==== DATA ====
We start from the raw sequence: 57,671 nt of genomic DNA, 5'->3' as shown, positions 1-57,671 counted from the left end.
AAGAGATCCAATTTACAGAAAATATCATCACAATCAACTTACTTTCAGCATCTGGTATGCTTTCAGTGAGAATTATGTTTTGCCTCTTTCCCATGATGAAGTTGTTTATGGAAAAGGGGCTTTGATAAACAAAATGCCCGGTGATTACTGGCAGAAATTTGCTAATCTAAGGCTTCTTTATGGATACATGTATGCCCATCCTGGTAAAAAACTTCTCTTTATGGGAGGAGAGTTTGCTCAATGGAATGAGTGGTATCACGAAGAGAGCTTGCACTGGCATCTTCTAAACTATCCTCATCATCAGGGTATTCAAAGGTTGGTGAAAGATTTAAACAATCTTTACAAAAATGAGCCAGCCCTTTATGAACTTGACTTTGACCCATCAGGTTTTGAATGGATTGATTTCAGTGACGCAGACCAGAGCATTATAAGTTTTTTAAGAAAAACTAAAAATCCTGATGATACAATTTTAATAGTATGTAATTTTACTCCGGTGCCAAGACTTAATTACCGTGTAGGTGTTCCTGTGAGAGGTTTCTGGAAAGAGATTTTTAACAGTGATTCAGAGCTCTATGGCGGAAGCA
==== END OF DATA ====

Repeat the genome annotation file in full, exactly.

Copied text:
We start from the raw sequence: 57,671 nt of genomic DNA, 5'->3' as shown, positions 1-57,671 counted from the left end.
AAGAGATCCAATTTACAGAAAATATCATCACAATCAACTTACTTTCAGCATCTGGTATGCTTTCAGTGAGAATTATGTTTTGCCTCTTTCCCATGATGAAGTTGTTTATGGAAAAGGGGCTTTGATAAACAAAATGCCCGGTGATTACTGGCAGAAATTTGCTAATCTAAGGCTTCTTTATGGATACATGTATGCCCATCCTGGTAAAAAACTTCTCTTTATGGGAGGAGAGTTTGCTCAATGGAATGAGTGGTATCACGAAGAGAGCTTGCACTGGCATCTTCTAAACTATCCTCATCATCAGGGTATTCAAAGGTTGGTGAAAGATTTAAACAATCTTTACAAAAATGAGCCAGCCCTTTATGAACTTGACTTTGACCCATCAGGTTTTGAATGGATTGATTTCAGTGACGCAGACCAGAGCATTATAAGTTTTTTAAGAAAAACTAAAAATCCTGATGATACAATTTTAATAGTATGTAATTTTACTCCGGTGCCAAGACTTAATTACCGTGTAGGTGTTCCTGTGAGAGGTTTCTGGAAAGAGATTTTTAACAGTGATTCAGAGCTCTATGGCGGAAGCA